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1867 Britain’s Second Reform Act and Bill

Second Reform Act in Britains 1867

The First Reform Act was passed in 1832, as a reaction to social unrest amongst the less well-off and against the back drop of the French Revolution the other side of the English Channel.  It was a tactic of Parliament to protect the interests of ruling elite by enfranchising a relatively small number of the overall population

This Second Reform Act 1867 was brought into law by act of parliament on On 15th August 1867. Again it was far from a Reform and more a reaction to the agitation and dis-disgruntlement of the ‘Working Class.’

It extended Suffrage to some degree but it was again a tactic and not a genuine commitment to giving all men and women equal rights to vote.

It provided for 9 new boroughs, the enfranchisement of London University, 5 additional seats to the North (Manchester, Salford, Leeds and Liverpool,) and various token additions for Chelsea, Hackney, the English Counties, Wales and Scotland but the numbers were small.

The right to vote was extended to all householders paying the poor rates and to all lodgers of one year’s residence, who paid annual rents of at least £10. Interestingly the County rate was different and higher.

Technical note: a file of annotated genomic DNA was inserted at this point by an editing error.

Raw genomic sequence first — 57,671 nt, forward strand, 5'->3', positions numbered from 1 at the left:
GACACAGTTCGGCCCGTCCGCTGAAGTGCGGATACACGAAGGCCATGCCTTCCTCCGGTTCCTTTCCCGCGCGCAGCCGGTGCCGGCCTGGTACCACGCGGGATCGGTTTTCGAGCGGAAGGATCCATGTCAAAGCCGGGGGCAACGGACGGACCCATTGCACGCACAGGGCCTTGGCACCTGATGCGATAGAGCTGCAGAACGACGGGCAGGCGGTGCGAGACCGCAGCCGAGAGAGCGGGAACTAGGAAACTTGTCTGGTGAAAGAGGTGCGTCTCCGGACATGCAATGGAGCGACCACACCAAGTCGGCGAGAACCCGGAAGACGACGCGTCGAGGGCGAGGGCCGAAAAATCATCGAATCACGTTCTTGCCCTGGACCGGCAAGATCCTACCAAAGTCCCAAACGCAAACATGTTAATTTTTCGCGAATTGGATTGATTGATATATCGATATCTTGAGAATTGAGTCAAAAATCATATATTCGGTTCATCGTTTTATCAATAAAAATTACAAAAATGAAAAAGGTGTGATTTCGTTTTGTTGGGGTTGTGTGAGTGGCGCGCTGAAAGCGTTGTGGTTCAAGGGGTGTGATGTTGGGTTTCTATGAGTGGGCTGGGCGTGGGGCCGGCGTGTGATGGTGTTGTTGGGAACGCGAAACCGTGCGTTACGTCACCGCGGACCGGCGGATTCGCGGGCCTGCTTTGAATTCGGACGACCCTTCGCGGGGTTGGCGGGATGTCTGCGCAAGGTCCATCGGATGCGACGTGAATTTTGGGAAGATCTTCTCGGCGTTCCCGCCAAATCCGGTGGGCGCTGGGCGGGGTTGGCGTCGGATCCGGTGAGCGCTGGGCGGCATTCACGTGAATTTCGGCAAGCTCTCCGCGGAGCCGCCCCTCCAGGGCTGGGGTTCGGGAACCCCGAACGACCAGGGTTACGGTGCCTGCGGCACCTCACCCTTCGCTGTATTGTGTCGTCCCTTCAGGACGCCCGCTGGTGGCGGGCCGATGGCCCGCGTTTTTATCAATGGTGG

Second Reform Act 1867 fight for democratic rights TUC

    • County elections were opened to owners of land, that had a rental income of at least £5 per year and to tenants who paid at least £12 per year in rent.
    • A bill that would extend voting rights to women failed, that would have to wait…it was 1928 before that would be resolved.

Corruption continued and whilst technically the voting population had increased the frauds skewed the impact of those increases. Two years after the Act had become law, 1869, only a third of all men were eligible to vote and yes, still no women.

The 2nd Reform Act had taken a further 35 precious years and still there was no real ground given to the entire population. The pressure cooker was  beginning to simmer, given the French Revolution maybe our ardour for radical change had dimmed but it is amazing that the Executive managed to stave off reform since 1832 for so long and when it came to give relatively little. The ‘Haves’ as opposed to the ‘Have-Nots’ seemed to have, at least for now retained control and delayed the inevitable that would not happen until 1928 and even then not without a fight.

The lesson here seems to be, don’t believe the name of an act , Reform can mean many things, technically yes it was called that but socially it was more of a minimalist compromise, and endeavour by those with incumbent power to essentially preserve the status quo.

If you are interested in the circumstances that led to full Parliamentary Democracy, one man or woman and one vote, then read on!

See our Reformer and Radicals Series, Social Change and/or Legal Themes for more connections.

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